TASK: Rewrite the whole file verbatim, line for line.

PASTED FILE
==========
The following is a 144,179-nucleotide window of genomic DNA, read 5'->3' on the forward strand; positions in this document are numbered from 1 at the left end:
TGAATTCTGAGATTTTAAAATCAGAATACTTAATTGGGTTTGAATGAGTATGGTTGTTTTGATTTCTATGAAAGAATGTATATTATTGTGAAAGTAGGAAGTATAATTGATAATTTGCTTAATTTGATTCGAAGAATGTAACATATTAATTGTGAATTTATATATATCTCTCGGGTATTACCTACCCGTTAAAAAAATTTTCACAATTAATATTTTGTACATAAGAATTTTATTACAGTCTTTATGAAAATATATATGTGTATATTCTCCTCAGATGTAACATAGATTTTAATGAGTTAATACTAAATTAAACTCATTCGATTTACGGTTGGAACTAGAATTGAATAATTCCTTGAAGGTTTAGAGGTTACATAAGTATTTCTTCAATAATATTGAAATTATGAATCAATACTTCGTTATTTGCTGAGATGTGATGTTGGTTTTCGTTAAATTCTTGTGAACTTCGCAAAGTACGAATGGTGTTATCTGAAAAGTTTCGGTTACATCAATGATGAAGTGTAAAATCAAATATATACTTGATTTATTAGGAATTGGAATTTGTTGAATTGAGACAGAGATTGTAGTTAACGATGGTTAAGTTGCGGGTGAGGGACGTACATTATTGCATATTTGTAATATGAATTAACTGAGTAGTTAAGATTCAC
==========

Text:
The following is a 144,179-nucleotide window of genomic DNA, read 5'->3' on the forward strand; positions in this document are numbered from 1 at the left end:
TGAATTCTGAGATTTTAAAATCAGAATACTTAATTGGGTTTGAATGAGTATGGTTGTTTTGATTTCTATGAAAGAATGTATATTATTGTGAAAGTAGGAAGTATAATTGATAATTTGCTTAATTTGATTCGAAGAATGTAACATATTAATTGTGAATTTATATATATCTCTCGGGTATTACCTACCCGTTAAAAAAATTTTCACAATTAATATTTTGTACATAAGAATTTTATTACAGTCTTTATGAAAATATATATGTGTATATTCTCCTCAGATGTAACATAGATTTTAATGAGTTAATACTAAATTAAACTCATTCGATTTACGGTTGGAACTAGAATTGAATAATTCCTTGAAGGTTTAGAGGTTACATAAGTATTTCTTCAATAATATTGAAATTATGAATCAATACTTCGTTATTTGCTGAGATGTGATGTTGGTTTTCGTTAAATTCTTGTGAACTTCGCAAAGTACGAATGGTGTTATCTGAAAAGTTTCGGTTACATCAATGATGAAGTGTAAAATCAAATATATACTTGATTTATTAGGAATTGGAATTTGTTGAATTGAGACAGAGATTGTAGTTAACGATGGTTAAGTTGCGGGTGAGGGACGTACATTATTGCATATTTGTAATATGAATTAACTGAGTAGTTAAGATTCAC